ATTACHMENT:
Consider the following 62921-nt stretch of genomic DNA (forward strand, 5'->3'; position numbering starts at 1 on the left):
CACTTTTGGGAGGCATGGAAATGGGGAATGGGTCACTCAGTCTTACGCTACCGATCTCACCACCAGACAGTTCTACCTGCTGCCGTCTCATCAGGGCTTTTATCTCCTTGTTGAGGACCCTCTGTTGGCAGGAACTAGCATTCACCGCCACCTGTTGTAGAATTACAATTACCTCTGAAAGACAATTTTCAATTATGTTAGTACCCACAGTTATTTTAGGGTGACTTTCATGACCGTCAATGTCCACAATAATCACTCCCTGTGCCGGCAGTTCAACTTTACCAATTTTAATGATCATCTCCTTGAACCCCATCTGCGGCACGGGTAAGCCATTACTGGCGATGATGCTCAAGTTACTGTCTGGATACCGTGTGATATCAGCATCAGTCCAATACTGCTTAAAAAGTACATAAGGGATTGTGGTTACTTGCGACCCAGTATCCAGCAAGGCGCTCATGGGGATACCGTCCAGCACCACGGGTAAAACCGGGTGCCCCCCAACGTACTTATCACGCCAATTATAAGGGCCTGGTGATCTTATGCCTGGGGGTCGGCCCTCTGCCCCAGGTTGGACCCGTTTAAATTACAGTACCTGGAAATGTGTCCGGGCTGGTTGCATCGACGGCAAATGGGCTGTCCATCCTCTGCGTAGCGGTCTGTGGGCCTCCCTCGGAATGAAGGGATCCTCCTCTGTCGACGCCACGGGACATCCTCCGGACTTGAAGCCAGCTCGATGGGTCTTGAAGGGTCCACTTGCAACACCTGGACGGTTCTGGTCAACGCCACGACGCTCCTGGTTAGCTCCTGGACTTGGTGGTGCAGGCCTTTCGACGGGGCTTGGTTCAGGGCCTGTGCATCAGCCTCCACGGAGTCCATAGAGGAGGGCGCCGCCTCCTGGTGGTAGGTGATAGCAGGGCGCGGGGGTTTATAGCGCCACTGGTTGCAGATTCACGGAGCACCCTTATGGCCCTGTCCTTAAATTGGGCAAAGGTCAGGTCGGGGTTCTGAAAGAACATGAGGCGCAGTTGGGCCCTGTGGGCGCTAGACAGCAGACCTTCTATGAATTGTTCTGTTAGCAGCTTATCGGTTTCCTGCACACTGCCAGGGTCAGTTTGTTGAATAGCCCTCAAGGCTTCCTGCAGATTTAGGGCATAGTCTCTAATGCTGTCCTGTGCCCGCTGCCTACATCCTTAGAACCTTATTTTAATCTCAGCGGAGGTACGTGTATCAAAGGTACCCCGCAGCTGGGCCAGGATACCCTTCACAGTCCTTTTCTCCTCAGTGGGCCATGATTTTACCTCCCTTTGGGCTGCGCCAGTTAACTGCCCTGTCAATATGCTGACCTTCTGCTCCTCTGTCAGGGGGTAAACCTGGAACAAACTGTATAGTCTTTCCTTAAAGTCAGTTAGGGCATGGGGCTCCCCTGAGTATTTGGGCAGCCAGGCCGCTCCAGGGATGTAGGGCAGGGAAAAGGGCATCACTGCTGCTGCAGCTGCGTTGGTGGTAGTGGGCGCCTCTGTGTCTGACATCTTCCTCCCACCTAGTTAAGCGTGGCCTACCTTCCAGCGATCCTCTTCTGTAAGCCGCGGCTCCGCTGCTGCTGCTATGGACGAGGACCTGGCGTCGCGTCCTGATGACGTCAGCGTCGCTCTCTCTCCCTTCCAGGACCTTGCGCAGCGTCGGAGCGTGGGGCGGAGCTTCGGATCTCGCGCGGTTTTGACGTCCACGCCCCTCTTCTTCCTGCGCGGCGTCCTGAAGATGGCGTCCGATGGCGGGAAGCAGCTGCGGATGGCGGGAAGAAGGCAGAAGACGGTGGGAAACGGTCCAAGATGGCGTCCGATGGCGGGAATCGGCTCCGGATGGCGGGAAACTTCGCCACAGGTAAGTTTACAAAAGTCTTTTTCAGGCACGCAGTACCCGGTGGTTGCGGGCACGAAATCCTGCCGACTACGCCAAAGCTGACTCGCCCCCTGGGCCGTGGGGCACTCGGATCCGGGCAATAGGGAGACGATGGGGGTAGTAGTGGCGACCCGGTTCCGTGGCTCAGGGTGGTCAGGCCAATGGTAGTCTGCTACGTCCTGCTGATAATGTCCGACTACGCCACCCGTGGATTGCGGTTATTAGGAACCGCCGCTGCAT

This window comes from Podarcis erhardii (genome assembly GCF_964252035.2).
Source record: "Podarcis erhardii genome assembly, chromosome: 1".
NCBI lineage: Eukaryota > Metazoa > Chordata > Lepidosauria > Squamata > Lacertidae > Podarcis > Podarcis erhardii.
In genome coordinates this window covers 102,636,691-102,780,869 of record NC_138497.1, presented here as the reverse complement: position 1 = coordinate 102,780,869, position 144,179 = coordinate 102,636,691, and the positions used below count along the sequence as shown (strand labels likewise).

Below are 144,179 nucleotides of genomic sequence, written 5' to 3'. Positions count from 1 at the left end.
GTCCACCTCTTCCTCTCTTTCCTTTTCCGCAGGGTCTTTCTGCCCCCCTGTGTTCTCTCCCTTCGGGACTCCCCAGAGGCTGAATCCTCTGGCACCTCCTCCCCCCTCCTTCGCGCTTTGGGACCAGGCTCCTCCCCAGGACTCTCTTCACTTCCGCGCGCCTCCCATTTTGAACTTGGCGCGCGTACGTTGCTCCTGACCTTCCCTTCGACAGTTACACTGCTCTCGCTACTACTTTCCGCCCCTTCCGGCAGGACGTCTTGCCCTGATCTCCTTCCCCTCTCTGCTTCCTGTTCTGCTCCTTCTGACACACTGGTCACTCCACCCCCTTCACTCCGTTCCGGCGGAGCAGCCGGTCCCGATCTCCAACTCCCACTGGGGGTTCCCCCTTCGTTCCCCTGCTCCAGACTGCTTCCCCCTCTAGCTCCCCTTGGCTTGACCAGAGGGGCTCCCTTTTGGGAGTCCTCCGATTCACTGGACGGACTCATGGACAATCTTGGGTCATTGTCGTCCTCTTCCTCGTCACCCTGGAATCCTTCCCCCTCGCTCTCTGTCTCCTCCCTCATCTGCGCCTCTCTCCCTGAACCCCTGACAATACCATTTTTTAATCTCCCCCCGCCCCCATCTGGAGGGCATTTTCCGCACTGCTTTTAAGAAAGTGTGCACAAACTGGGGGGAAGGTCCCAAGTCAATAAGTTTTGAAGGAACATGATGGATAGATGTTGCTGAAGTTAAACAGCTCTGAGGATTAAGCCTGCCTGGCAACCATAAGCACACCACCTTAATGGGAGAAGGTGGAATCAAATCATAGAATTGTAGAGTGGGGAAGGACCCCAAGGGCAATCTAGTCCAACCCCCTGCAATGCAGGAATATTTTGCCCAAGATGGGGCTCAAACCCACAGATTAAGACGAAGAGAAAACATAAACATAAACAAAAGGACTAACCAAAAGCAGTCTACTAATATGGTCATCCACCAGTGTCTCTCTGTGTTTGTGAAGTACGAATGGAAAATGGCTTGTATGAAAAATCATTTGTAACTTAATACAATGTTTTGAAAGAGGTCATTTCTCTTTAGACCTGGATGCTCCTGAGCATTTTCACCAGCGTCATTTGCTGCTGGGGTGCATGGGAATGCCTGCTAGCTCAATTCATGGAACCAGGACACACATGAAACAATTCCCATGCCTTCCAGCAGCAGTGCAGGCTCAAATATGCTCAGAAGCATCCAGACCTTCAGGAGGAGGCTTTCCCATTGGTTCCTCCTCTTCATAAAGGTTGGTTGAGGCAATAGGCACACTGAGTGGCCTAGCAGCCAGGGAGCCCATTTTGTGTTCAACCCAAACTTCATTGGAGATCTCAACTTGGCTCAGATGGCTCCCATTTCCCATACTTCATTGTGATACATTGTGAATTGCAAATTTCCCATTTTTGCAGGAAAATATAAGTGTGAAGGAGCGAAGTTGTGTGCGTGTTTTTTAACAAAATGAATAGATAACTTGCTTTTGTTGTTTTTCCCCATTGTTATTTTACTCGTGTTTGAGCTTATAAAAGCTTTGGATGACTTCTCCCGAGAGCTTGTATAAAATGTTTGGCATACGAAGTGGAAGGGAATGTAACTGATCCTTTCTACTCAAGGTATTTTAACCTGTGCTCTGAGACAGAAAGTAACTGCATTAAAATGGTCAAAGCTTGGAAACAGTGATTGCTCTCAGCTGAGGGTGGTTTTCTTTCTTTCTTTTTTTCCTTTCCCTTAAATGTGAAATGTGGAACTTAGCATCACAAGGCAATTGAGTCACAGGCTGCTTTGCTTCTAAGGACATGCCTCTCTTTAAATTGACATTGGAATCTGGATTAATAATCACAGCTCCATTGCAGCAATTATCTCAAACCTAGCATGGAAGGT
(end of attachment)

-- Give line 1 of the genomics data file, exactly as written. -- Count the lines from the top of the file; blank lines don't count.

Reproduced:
Consider the following 62921-nt stretch of genomic DNA (forward strand, 5'->3'; position numbering starts at 1 on the left):